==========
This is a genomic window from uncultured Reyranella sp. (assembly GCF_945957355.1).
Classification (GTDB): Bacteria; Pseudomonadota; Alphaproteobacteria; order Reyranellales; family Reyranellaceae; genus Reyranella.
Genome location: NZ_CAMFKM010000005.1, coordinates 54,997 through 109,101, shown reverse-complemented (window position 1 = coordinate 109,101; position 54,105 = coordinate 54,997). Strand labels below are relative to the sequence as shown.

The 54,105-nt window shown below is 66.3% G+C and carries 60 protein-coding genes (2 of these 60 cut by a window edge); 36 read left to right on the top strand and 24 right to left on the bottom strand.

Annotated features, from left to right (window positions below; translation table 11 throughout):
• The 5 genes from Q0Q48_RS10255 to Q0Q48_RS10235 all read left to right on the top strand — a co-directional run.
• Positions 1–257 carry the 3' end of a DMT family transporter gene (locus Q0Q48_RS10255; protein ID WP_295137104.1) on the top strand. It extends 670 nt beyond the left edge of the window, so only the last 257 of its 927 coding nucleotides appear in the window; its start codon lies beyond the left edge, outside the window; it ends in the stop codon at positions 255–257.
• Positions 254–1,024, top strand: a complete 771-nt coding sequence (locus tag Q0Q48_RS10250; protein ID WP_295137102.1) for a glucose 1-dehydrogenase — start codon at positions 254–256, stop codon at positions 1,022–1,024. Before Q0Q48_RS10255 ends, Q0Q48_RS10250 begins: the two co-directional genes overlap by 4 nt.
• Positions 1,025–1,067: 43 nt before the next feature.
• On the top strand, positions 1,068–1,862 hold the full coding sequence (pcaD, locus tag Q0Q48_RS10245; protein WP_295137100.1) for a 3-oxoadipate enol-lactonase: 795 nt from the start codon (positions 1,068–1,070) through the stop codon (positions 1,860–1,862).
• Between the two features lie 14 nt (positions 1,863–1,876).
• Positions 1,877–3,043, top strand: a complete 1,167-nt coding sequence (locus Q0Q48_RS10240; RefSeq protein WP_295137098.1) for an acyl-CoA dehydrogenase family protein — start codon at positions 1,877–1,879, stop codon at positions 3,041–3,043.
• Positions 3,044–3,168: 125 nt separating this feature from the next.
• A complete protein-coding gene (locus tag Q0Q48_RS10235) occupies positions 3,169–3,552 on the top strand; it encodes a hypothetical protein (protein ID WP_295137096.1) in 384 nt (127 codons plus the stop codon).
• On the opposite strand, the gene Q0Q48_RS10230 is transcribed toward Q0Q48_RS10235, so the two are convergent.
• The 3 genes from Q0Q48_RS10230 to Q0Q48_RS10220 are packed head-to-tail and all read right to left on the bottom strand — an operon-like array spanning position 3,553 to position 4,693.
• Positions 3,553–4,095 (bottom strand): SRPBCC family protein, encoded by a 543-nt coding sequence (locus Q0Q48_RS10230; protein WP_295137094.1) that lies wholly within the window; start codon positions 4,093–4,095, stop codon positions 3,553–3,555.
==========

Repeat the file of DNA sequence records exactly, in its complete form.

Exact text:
This is a genomic window from uncultured Reyranella sp. (assembly GCF_945957355.1).
Classification (GTDB): Bacteria; Pseudomonadota; Alphaproteobacteria; order Reyranellales; family Reyranellaceae; genus Reyranella.
Genome location: NZ_CAMFKM010000005.1, coordinates 54,997 through 109,101, shown reverse-complemented (window position 1 = coordinate 109,101; position 54,105 = coordinate 54,997). Strand labels below are relative to the sequence as shown.

The 54,105-nt window shown below is 66.3% G+C and carries 60 protein-coding genes (2 of these 60 cut by a window edge); 36 read left to right on the top strand and 24 right to left on the bottom strand.

Annotated features, from left to right (window positions below; translation table 11 throughout):
• The 5 genes from Q0Q48_RS10255 to Q0Q48_RS10235 all read left to right on the top strand — a co-directional run.
• Positions 1–257 carry the 3' end of a DMT family transporter gene (locus Q0Q48_RS10255; protein ID WP_295137104.1) on the top strand. It extends 670 nt beyond the left edge of the window, so only the last 257 of its 927 coding nucleotides appear in the window; its start codon lies beyond the left edge, outside the window; it ends in the stop codon at positions 255–257.
• Positions 254–1,024, top strand: a complete 771-nt coding sequence (locus tag Q0Q48_RS10250; protein ID WP_295137102.1) for a glucose 1-dehydrogenase — start codon at positions 254–256, stop codon at positions 1,022–1,024. Before Q0Q48_RS10255 ends, Q0Q48_RS10250 begins: the two co-directional genes overlap by 4 nt.
• Positions 1,025–1,067: 43 nt before the next feature.
• On the top strand, positions 1,068–1,862 hold the full coding sequence (pcaD, locus tag Q0Q48_RS10245; protein WP_295137100.1) for a 3-oxoadipate enol-lactonase: 795 nt from the start codon (positions 1,068–1,070) through the stop codon (positions 1,860–1,862).
• Between the two features lie 14 nt (positions 1,863–1,876).
• Positions 1,877–3,043, top strand: a complete 1,167-nt coding sequence (locus Q0Q48_RS10240; RefSeq protein WP_295137098.1) for an acyl-CoA dehydrogenase family protein — start codon at positions 1,877–1,879, stop codon at positions 3,041–3,043.
• Positions 3,044–3,168: 125 nt separating this feature from the next.
• A complete protein-coding gene (locus tag Q0Q48_RS10235) occupies positions 3,169–3,552 on the top strand; it encodes a hypothetical protein (protein ID WP_295137096.1) in 384 nt (127 codons plus the stop codon).
• On the opposite strand, the gene Q0Q48_RS10230 is transcribed toward Q0Q48_RS10235, so the two are convergent.
• The 3 genes from Q0Q48_RS10230 to Q0Q48_RS10220 are packed head-to-tail and all read right to left on the bottom strand — an operon-like array spanning position 3,553 to position 4,693.
• Positions 3,553–4,095 (bottom strand): SRPBCC family protein, encoded by a 543-nt coding sequence (locus Q0Q48_RS10230; protein WP_295137094.1) that lies wholly within the window; start codon positions 4,093–4,095, stop codon positions 3,553–3,555.